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Council bosses have come under fire for failing to put in place measures to stop campervans flouting the rules at Ganavan Sands.
With travel restrictions now lifted, ‘carnage’ returned to the Argyll and Bute Council car park at the weekend despite concerns having been raised since last summer, a meeting of Oban Community Council was told on Monday night.
In defiance of the overnight parking rule, some visiting campervans stayed for three days and there were complaints of nine very large camper vehicles dominating car parking spaces, members were told.
Toilet waste was carelessly disposed of due to a lack of facilities and noisy generators were left running for hours, while rubbish piled-up by council bins, community council members heard.
Convenor Marri Malloy said recent talks between council bosses and a community council sub-group had been a ‘waste of time’.
The only vague solution being new signs or a height barrier, although no one knew ‘when or if’ it would happen, she said.
Ms Malloy called for the latest problems to be urgently raised with Jim Smith, head of amenity services at the council, which is the second largest local authority area in Scotland.
And prominent local councillor Roddy McCuish added that the inability to get ‘simple things done’ was one of the main reasons he planned not to seek re-election next year.
He said Ganavan had seen ‘carnage’ again at the weekend and he was ‘beyond frustration’.
‘We have known this was coming, it has already started and heaven help Ganavan this summer,’ said Councillor McCuish.
Management and enforcement at the car park has been high on the agenda, with repeated calls for action after last summer’s staycation free-for-all.
At a recent meeting, local representatives tabled potential suggestions including an offer of volunteers to help ‘police’ the car park.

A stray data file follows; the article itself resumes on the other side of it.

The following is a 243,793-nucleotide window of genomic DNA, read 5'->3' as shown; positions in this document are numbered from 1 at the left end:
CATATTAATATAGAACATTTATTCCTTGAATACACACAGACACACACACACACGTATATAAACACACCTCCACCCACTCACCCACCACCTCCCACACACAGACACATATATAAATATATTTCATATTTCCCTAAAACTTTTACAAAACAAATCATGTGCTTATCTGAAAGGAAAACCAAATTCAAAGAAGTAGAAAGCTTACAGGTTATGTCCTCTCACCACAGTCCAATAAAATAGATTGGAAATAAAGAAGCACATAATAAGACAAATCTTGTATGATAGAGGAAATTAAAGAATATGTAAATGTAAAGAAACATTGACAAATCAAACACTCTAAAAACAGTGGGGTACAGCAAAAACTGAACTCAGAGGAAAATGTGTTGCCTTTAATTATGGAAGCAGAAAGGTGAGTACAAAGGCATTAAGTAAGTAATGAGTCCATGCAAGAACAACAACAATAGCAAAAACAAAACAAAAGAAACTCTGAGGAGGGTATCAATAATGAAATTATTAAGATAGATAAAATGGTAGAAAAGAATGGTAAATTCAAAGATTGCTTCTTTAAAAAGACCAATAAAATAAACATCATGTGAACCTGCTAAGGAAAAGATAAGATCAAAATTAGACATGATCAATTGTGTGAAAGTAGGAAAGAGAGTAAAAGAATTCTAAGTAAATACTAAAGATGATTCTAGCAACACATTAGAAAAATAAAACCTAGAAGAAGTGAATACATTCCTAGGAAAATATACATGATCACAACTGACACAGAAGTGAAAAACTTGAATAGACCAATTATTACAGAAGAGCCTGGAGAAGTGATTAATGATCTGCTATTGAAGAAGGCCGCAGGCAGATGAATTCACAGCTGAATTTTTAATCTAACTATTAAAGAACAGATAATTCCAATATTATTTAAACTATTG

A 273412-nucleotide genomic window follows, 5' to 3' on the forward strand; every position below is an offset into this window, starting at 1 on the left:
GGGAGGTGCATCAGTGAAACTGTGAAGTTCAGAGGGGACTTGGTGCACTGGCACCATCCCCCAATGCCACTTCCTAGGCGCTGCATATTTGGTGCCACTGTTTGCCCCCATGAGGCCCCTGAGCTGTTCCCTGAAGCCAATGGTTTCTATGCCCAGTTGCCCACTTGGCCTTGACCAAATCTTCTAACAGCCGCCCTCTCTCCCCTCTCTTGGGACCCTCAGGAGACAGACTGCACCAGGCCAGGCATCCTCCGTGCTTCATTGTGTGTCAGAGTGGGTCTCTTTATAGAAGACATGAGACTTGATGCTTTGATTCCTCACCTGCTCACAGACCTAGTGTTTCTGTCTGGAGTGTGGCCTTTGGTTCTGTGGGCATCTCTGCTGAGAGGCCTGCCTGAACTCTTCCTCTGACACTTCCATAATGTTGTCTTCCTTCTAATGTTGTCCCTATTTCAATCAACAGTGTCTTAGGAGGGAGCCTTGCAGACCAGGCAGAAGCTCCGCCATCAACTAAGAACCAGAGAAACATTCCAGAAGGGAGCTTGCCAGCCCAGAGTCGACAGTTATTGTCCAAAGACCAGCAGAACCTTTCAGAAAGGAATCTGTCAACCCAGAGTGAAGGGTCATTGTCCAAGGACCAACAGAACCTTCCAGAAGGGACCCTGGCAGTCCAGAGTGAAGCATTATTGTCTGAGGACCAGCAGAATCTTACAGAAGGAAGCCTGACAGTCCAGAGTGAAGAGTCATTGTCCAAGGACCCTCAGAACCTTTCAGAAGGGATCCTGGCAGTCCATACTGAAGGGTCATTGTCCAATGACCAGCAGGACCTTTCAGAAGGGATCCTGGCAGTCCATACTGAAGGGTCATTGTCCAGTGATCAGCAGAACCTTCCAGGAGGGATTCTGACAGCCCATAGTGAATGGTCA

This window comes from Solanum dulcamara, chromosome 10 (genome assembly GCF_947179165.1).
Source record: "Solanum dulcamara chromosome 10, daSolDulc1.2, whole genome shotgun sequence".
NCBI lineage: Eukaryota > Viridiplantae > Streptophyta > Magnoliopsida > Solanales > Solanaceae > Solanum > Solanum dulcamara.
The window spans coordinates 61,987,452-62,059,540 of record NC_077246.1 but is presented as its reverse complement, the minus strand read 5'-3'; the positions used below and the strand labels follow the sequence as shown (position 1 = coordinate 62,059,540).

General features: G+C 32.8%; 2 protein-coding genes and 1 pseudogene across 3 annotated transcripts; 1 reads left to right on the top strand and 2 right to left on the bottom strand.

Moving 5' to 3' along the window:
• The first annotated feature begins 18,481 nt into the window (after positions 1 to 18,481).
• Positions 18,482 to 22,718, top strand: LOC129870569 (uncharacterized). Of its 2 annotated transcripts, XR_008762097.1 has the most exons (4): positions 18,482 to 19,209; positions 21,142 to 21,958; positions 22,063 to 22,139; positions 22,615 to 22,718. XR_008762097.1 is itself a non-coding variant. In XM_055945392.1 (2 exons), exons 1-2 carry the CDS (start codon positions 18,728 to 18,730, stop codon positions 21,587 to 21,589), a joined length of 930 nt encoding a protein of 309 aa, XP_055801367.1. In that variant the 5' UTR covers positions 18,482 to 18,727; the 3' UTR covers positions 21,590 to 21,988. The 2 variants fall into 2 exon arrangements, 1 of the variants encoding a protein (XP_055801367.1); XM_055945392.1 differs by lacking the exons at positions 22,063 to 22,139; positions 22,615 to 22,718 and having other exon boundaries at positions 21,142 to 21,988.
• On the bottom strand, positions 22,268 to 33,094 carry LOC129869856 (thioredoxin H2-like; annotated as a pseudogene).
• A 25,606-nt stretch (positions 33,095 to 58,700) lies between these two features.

Community council member Frank Roberts said: ‘We got nowhere in that meeting. The council officers were very, very good at telling us what we couldn’t do and didn’t seem prepared to come forward with any serious suggestions of what could be done.’
Community council member Neil MacIntyre called the situation a ‘nonsense’.
‘We’re the biggest tourist area on the West Coast and we’re sitting here arguing about toilets not being open and where to put waste. This is 2021, this should all have been sorted,’ he said.
The meeting heard that despite a pledge by Argyll and Bute Council to use Scottish Government funding to recruit ‘rangers’ – Ganavan should not expect them any time soon.
Member Dougie Graham told the meeting he understood that interviews had not yet taken place and staff are not expected in post until mid-June. There are also concerns they would be directed to parking troublespots at Helensburgh and Inveraray.
The council was asked about this but would only say it is ‘in the process’ of recruiting four seasonal wardens.
Councillor Elaine Robertson appealed for ‘patience’ and said the council was ‘definitely looking’ at installing a barrier, that new signage was on the way, and that there had been a ‘sea change’ in the council’s mood.
Argyll and Bute Council said in a statement: ‘We continue to urge visitors to use official campsites, to help support the local economy as well as protect their own health and the health of local communities.
‘Ganavan car park prohibits people from using vehicles overnight for camping or sleeping purposes. Unfortunately there are a small minority of people who ignore this rule and where there are breaches, our wardens issue fines.
‘Our wardens cover the whole of Argyll and Bute and are primarily there to manage car parks and densely-populated areas. We are working with the local community to address these issue and where we see people in breach of traffic regulations we will act.’